Although the film was the most successful film in the franchise, grossing $624 million, it garnered lukewarm reviews and underwhelmed with its plot. Gone was the K and J tag-team of Tommy Lee Jones and Will Smith. Jones was replaced for the majority of the film by a forgettable Josh Brolin and lacked the chemistry between Jones and Smith. The lackluster response by audiences, particularly in the United States, sucked any momentum the series still had left. It’s no wonder there have been very few whispers about another MIB sequel.
10 The Mummy: Tomb of the Dragon Emperor
When the franchise first launched in the late 90s, Brendan Fraser was a known star and the fresh-faced beauty of Rachel Weisz juxtaposed well with Fraser’s clumsy heroic act. After a successful sequel with The Mummy Returns, the franchise went into hibernation for seven years until it was revived with a sequel that takes the plot out of Egypt and into China. The change didn’t bode well for the film. Fraser didn't command the cache he did when the original came out and the rest of cast didn't help either.
The change of scenery wasn’t all that changed. Fraser didn't command the cache he did when the original came out. On top of that, Rachel Weisz didn’t return to the series at all. Instead, we got the always annoying changing of actors but not characters, with Maria Bello playing a much less charismatic Evie. And, to add a new wrinkle, the mummy coming back from the dead and playing antagonist to Brendan Fraser was none other than action film maestro Jet Li.
Gone was the villainous Arnold Vosloo as Imhotep, the antagonist from the first two movies. The stakes couldn't get higher, but anticipation couldn’t get lower. The film received negative reviews, which were offset by a positive run at the box office, grossing over $400 million worldwide, but it wasn’t enough to save the franchise as it has been scrapped ever since.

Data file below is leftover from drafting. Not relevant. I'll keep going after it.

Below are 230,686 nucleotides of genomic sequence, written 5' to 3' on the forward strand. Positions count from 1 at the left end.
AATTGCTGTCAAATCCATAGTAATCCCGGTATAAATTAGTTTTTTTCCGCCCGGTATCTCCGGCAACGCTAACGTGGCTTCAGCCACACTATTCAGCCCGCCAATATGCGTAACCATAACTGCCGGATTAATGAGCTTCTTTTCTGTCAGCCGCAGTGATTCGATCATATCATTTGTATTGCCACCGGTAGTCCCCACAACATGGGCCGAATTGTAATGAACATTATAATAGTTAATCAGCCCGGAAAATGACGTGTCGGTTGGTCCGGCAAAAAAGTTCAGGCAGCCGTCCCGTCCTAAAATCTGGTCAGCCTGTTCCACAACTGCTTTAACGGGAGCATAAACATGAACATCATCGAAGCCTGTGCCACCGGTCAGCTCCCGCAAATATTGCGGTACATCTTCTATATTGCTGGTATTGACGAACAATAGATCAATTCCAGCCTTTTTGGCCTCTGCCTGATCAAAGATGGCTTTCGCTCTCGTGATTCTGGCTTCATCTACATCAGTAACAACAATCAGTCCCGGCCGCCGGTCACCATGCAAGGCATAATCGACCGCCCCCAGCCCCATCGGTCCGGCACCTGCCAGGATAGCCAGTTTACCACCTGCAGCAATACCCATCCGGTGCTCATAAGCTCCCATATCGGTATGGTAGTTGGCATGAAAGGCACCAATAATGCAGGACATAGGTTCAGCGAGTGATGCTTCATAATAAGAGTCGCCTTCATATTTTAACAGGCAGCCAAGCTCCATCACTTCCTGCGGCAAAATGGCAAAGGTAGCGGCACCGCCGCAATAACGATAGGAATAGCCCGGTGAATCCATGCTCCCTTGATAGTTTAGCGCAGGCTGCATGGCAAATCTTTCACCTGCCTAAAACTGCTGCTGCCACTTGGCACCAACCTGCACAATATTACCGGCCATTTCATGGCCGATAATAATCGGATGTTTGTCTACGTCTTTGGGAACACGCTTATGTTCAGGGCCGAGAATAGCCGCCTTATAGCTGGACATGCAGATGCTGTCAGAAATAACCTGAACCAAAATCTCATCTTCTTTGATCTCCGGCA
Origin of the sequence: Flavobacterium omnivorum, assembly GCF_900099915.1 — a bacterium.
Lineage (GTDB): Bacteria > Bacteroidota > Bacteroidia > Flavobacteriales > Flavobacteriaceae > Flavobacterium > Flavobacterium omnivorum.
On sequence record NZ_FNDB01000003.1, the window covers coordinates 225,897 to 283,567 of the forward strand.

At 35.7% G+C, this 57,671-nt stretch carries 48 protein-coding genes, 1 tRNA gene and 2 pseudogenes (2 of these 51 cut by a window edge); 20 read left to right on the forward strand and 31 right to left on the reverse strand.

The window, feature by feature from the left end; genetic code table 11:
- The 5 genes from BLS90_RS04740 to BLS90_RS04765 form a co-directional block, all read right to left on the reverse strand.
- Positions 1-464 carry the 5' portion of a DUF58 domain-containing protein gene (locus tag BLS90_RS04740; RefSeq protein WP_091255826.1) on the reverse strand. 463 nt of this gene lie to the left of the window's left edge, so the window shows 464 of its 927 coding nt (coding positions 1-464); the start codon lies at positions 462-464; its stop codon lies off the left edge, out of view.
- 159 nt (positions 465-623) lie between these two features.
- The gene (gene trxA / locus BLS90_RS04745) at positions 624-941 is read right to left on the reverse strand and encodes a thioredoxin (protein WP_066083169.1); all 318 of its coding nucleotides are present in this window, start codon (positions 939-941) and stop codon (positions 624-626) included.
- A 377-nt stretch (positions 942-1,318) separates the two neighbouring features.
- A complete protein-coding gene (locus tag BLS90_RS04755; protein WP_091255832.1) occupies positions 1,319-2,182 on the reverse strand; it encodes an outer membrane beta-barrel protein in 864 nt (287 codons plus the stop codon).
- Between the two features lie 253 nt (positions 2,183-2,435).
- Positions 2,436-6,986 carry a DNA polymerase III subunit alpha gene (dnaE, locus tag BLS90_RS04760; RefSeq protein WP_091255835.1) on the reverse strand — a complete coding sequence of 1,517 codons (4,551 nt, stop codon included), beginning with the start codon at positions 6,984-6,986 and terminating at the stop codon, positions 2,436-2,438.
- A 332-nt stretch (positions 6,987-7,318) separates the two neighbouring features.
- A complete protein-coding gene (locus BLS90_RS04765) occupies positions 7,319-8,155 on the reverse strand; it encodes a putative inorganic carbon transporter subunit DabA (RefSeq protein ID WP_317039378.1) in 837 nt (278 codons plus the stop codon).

9 Godzilla (1998)
After years of anticipation and hopes of a proper Hollywood adaptation of the giant Japanese dinosaur, those wishes were answered in 1998 with Roland Emmerich’s film Godzilla. Letting the visionary director from the mega-blockbuster Independence Day take the reigns seemed like a shoe-in for a record-breaking romp across New York City and the box office. Those hopes were quickly destroyed with the final product.
Godzilla looked nothing the like the black and white Japanese fire-breathing dinosaur, and instead resembled an overgrown lizard. There was no Mothra, Rodan or Mechagodzilla or real villain for that matter. Godzilla, or giant lizard, was the antagonist in a movie that was bogged down by an eternal and anti-climactic third act. Godzilla received negative reviews and left a stain on the franchise for over a decade and a half until the reboot featuring Bryan Cranston finally gave us a faithful rendition of the king of monsters in 2014.
8 Deep Impact
It seems asteroids were all the rage in 1998. Hollywood delivered not one, but two summer blockbusters with the main plot revolving around a giant asteroid threatening to destroy Earth. Spoiler alert: one film features and destruction of the Earth, and it’s this one. But that asteroid may serve as a figurative death for the film itself. Even though Deep Impact performed well at the box office, grossing nearly $350 million worldwide, it has largely been forgotten in the shadow of it’s much more memorable and famous sibling, Armageddon.
To go along with its lesser-status, Deep Impact also received poor reviews. The morbid climax also didn’t resonate with fans. Boasting a string of B-list stars, excluding Morgan Freeman, didn’t do much to distinguish the film. Not even attaching Steven Spielberg’s name to the movie could help it win in the 1998 battle of the asteroid movies.
7 Rush Hour 3